It is important to note that the criteria laid down by EU law are strict enough. A thorough and strict application of these criteria for determining habitual residence constitutes a powerful tool for Member States to make sure that these social security benefits are only granted to those genuinely residing habitually within their territory. So there is no need for the extra test the UK has imposed.

Not to mention that the UK government agreed to these rules in 2009, acting on behalf of Parliament and with its democratic consent. To talk like this is a decision imposed upon the UK, in an undemocratic fashion, is disingenuous, to put it mildly.

But it is consistent with the nature of the debate around immigration, the right for free movement in the EU, access to social benefits and ultimately EU membership. All these issues are intimately linked in the minds of those that want the UK to leave the EU and are used in an effort to promote their aims. The facts are never allowed to get in their way, even when they have to do with democratically decided law.

The question of free movement of labour, and the contribution citizens of other EU member states that live and work in the UK make, is an important one. It is not just part of the debate around Britain’s membership of the EU. It is also at the core of the kind of country and economy we want to live in. An open, confident, outward looking one or one that is insecure, ready to close itself off and start chasing windmills.

Demonising immigrants, who make a considerable contribution to the economy and the tax and welfare systems, is counterproductive (2).

Even if it is perceived as a way to gain short term political favour with the electorate it can only be harmful economically, socially and politically in the medium and long term. It plays into the hands of those that use extreme-right rhetoric when referring to people from other countries. Speaking in their terms, instead of challenging their demagogical rhetoric, hides only political dangers.

Eurosceptics will use this case to hit their chest and repeat their claims that the UK must leave the EU. The Work and Pensions Minister Ian Duncan Smith has vowed to fight the case all the way, which means that he intends to do whatever possible to break the law and go against what the UK agreed on, freely and with the consent of Parliament. The facts will be ignored and the rights of citizens will be put aside. Ironically, on the same day, the Commission announced that it is taking Spain to the ECJ because it refused to provide British citizens free healthcare, one of the many rights British citizens are entitled to under EU law. But that is unfortunately small print.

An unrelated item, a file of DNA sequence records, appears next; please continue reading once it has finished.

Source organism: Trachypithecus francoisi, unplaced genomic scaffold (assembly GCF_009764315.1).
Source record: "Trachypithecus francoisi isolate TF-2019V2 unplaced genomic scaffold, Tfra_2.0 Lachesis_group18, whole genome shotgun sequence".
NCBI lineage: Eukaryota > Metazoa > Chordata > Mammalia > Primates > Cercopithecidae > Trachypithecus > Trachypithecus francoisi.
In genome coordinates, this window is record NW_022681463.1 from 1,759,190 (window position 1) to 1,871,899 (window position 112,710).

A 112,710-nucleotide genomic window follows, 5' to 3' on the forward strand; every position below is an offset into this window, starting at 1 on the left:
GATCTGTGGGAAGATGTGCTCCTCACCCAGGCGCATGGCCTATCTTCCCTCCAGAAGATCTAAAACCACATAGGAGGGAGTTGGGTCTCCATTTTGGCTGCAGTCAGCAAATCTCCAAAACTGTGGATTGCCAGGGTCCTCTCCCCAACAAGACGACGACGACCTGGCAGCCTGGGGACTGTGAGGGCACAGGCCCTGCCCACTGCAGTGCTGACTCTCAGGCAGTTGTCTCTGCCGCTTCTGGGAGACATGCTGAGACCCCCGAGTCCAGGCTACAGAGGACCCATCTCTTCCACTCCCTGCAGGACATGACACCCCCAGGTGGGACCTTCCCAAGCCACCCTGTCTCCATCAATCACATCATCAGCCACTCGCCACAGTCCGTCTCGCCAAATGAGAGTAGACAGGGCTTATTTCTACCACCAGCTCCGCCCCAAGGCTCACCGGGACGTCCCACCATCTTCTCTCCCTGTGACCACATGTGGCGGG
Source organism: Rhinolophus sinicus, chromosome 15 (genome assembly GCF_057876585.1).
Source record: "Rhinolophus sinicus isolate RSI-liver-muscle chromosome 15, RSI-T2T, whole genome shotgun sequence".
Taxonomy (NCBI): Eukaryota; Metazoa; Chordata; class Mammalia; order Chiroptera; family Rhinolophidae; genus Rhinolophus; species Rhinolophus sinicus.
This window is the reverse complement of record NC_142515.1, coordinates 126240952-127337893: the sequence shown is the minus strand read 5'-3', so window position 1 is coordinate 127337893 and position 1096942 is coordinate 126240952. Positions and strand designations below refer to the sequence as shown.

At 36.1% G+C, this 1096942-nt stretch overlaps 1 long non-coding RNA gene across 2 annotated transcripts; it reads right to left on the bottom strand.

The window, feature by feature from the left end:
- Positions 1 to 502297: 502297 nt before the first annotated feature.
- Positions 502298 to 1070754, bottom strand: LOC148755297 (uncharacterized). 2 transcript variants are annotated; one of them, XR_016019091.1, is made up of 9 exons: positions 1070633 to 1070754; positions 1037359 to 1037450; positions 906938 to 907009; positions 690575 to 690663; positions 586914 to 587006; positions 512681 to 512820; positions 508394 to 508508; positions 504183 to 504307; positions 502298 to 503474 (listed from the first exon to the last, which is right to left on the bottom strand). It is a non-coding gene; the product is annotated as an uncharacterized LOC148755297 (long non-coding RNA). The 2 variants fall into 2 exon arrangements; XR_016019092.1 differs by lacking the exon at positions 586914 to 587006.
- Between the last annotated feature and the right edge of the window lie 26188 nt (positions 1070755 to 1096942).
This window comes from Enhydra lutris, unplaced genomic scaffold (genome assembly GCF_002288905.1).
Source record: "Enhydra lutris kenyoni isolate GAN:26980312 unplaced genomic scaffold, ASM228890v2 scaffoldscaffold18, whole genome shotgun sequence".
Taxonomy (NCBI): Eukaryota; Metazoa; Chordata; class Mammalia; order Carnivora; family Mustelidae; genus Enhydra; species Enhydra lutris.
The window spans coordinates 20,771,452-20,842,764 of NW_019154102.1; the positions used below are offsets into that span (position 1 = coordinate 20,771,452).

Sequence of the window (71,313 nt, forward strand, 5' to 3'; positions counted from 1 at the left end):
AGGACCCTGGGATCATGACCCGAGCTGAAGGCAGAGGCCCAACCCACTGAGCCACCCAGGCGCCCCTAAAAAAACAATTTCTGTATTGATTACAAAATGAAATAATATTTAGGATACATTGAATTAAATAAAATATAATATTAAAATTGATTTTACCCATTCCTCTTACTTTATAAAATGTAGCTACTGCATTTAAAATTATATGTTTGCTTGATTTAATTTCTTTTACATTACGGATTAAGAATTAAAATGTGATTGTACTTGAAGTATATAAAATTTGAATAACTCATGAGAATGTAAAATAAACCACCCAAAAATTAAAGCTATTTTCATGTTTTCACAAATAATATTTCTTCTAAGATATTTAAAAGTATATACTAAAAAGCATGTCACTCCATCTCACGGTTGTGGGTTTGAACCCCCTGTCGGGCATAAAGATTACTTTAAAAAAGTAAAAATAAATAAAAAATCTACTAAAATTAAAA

Note: Whereas EU law on the free movement of Union citizens ((Directive 2004/38/EC) does allow Member States to restrict access to social assistance, EU rules on coordination of social security do not allow for restrictions on social security benefits in the case of EU nationals that are workers, direct family members of workers or habitually resident in the Member State in question.

(1) Regulation EC/987/2009 laying down the implementing rules for Regulation EC/883/2004 on the coordination of social security systems.

(2) A study by Christian Dustman, from the UCL’s Centre for Research and Analysis of Migration, found that in the year to April 2009 workers from Eastern Europe contributed £1.37 in taxes for every £1 of services they used. Native Britons on the other hand contributed just 80 pence for every pound of services they consumed.